Goat Anatomy

August 21, 2012 by  
Filed under Raising Goats

You call your vet about a problem in that ” lumpy area behind the front leg,” “thing-a-majig ” or ” doohickey,” in referring to the parts of your goat. Maybe its time to impress your vet and goat friends with a comprehensive knowledge of the parts of your goat by their anatomically correct names! This illustration will serve as a guide, but for those with text-only browsers, we offer the following text descriptions:

(Numbers in parentheses indicate total number of that part on the animal -
we list only those parts which can be viewed from the exterior.) 

PARTS OF THE HEAD:

Poll (top of head where horns may or may not be located – 2), eyes, ears, forehead (1), bridge of nose (1), muzzle (which includes mouth, nostril and chin) and jaw (1) NECK, THROAT (the underside of the neck)

PARTS OF THE LEGS:

Moving up from the bottom: Hooves (made up of the toe, heel and sole – 4), dewclaws (those funny things above the hooves in the back of all four legs – 4), pastern (4), cannon bone (4), knee (front legs – 2), hocks (rear legs – 2)

Attachment of Rear Legs to Body:

Thighs (2), stifle (2), flank (2)

Attachment of Front Legs to Body:

Upper leg (2), Point of elbow (2), chest floor (area between front legs as viewed from the front – 1), point of shoulder (2), shoulder blade (2)

PARTS OF THE BODY:

Starting from the neck into the top of the animal: withers (1), chine (1), loin (1), hips (2), rump (1) and tail (1). The first five parts make up the animal’s topline.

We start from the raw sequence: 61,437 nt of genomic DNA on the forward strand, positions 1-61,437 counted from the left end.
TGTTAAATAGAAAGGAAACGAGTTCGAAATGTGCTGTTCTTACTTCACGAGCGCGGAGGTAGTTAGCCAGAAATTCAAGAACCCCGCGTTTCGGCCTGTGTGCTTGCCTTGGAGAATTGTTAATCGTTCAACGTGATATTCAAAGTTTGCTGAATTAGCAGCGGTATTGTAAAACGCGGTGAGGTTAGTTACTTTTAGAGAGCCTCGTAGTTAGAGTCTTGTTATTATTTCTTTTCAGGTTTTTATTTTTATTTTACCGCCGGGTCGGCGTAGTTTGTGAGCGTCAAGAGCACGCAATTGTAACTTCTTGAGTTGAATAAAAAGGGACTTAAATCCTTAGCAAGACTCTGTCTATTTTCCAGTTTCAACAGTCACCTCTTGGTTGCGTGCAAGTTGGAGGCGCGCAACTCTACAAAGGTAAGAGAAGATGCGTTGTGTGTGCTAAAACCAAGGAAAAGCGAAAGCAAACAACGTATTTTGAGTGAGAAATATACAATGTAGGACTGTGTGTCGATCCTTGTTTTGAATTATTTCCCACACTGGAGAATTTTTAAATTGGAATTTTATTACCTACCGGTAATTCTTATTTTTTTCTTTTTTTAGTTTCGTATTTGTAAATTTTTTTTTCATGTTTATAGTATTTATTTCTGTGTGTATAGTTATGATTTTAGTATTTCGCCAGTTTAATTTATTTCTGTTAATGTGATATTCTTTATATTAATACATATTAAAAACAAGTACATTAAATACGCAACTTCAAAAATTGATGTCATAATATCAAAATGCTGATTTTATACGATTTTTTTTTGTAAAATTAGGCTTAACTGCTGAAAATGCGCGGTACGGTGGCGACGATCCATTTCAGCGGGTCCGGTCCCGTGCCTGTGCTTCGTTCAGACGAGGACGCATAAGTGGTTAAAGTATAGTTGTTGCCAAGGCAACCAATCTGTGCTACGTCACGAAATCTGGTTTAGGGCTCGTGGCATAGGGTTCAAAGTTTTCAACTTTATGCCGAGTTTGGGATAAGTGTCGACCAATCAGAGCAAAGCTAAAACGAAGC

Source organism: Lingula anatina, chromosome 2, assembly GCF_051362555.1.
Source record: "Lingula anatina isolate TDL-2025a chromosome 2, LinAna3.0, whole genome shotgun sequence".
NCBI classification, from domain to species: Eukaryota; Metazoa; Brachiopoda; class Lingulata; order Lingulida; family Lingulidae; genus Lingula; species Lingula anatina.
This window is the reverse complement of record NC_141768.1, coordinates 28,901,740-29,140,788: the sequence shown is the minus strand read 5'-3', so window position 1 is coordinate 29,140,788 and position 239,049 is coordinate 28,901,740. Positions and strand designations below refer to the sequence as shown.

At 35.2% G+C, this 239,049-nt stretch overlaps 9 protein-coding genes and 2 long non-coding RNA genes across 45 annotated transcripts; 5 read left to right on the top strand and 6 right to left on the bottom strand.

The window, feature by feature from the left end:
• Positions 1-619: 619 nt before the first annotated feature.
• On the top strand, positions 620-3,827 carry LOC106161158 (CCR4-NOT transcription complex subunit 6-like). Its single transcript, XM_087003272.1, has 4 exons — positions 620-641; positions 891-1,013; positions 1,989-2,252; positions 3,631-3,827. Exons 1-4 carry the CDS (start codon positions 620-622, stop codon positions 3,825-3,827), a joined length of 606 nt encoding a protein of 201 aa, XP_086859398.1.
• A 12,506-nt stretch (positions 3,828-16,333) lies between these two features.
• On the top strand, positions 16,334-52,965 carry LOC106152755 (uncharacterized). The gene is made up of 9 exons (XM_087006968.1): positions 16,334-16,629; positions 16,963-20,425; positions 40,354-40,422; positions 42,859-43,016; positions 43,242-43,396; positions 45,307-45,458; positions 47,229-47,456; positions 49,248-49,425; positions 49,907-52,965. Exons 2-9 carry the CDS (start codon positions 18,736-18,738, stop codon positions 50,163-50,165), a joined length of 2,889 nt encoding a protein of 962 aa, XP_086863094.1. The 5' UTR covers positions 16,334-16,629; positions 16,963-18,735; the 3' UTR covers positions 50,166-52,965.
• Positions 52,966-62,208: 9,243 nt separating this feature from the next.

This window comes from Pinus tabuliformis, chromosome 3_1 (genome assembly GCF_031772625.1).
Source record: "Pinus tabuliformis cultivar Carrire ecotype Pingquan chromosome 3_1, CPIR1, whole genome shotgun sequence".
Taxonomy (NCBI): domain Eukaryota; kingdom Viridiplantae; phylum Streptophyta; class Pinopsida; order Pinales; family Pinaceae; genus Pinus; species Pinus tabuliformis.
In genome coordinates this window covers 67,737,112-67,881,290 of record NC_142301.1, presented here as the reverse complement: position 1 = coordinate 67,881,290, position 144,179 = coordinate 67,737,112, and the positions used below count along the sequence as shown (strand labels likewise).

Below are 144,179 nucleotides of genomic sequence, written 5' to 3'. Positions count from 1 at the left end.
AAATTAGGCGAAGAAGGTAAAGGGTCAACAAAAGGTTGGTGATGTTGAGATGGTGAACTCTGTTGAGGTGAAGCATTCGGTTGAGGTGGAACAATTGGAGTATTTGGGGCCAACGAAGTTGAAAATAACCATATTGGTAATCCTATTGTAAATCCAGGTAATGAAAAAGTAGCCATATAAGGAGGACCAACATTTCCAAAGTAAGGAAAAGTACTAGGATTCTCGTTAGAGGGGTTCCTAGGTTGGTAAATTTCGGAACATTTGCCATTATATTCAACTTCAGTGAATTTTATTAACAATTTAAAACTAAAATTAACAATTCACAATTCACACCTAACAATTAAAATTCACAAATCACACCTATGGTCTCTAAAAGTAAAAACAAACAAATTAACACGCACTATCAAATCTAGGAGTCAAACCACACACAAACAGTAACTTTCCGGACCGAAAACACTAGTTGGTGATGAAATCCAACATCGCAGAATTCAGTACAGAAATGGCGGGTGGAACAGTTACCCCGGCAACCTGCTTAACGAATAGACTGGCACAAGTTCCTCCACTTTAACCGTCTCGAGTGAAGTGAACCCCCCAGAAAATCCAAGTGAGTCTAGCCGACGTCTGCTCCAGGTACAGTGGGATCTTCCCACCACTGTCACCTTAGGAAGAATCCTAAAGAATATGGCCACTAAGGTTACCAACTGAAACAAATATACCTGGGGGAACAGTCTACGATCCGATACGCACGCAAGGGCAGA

Sides of the body: crops (below the withers – 2), ribs, thurl (2) Front: brisket (1) Circumference measurements: heart girth (around the body behind the front legs) and barrel (around the widest part of the ribs)

Underside: navel, milk vein (does only)  

ESCUTCHEON: That area forming an upside-down “U” under the tail encompassing the anus, genitalia and rear udder attachment on does

EXTERNAL REPRODUCTIVE ORGANS: 

Does: vulva, Bucks: scrotum and penis 

UDDER PARTS: Rear udder (upper part of udder where it attaches to the body as viewed from the rear), Medial suspensory ligament (tendon bisecting the udder and providing support to the mammary system), udder floor, teats (2), Foreudder (where udder attaches to the underside of the doe)

Source: American Goat Society Judge’s Training Manual Photo courtesy of Shaula Parker, Willow Creek Nigerian Dwarfs, Willow Park, Texas
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